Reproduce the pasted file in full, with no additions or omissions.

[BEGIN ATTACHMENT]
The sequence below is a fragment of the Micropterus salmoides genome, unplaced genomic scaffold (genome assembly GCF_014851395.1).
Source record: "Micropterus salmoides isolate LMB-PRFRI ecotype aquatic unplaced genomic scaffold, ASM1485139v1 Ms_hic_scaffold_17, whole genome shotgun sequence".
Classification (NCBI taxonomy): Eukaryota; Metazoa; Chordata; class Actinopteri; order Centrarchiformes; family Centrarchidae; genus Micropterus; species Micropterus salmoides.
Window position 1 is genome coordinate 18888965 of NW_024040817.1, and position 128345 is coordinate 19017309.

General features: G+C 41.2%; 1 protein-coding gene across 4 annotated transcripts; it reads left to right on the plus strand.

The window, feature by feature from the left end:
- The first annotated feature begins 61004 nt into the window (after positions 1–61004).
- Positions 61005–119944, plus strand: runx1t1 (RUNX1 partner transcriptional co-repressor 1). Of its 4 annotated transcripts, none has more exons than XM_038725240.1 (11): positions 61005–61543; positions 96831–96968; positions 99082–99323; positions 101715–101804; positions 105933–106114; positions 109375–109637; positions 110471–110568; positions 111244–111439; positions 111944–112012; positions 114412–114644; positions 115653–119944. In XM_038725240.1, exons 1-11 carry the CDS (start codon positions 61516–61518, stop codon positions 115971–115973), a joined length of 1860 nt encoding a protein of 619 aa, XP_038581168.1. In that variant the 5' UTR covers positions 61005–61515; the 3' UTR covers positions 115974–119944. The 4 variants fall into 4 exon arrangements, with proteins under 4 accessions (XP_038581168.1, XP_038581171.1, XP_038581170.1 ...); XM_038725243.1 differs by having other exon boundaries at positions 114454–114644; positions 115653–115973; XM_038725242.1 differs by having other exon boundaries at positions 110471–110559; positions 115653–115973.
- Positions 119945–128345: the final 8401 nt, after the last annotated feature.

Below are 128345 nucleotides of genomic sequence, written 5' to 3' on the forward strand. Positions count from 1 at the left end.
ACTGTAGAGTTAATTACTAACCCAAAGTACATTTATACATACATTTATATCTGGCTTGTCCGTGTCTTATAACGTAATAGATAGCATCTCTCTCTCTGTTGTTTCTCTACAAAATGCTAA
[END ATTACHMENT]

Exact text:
The sequence below is a fragment of the Micropterus salmoides genome, unplaced genomic scaffold (genome assembly GCF_014851395.1).
Source record: "Micropterus salmoides isolate LMB-PRFRI ecotype aquatic unplaced genomic scaffold, ASM1485139v1 Ms_hic_scaffold_17, whole genome shotgun sequence".
Classification (NCBI taxonomy): Eukaryota; Metazoa; Chordata; class Actinopteri; order Centrarchiformes; family Centrarchidae; genus Micropterus; species Micropterus salmoides.
Window position 1 is genome coordinate 18888965 of NW_024040817.1, and position 128345 is coordinate 19017309.

General features: G+C 41.2%; 1 protein-coding gene across 4 annotated transcripts; it reads left to right on the plus strand.

The window, feature by feature from the left end:
- The first annotated feature begins 61004 nt into the window (after positions 1–61004).
- Positions 61005–119944, plus strand: runx1t1 (RUNX1 partner transcriptional co-repressor 1). Of its 4 annotated transcripts, none has more exons than XM_038725240.1 (11): positions 61005–61543; positions 96831–96968; positions 99082–99323; positions 101715–101804; positions 105933–106114; positions 109375–109637; positions 110471–110568; positions 111244–111439; positions 111944–112012; positions 114412–114644; positions 115653–119944. In XM_038725240.1, exons 1-11 carry the CDS (start codon positions 61516–61518, stop codon positions 115971–115973), a joined length of 1860 nt encoding a protein of 619 aa, XP_038581168.1. In that variant the 5' UTR covers positions 61005–61515; the 3' UTR covers positions 115974–119944. The 4 variants fall into 4 exon arrangements, with proteins under 4 accessions (XP_038581168.1, XP_038581171.1, XP_038581170.1 ...); XM_038725243.1 differs by having other exon boundaries at positions 114454–114644; positions 115653–115973; XM_038725242.1 differs by having other exon boundaries at positions 110471–110559; positions 115653–115973.
- Positions 119945–128345: the final 8401 nt, after the last annotated feature.

Below are 128345 nucleotides of genomic sequence, written 5' to 3' on the forward strand. Positions count from 1 at the left end.
ACTGTAGAGTTAATTACTAACCCAAAGTACATTTATACATACATTTATATCTGGCTTGTCCGTGTCTTATAACGTAATAGATAGCATCTCTCTCTCTGTTGTTTCTCTACAAAATGCTAA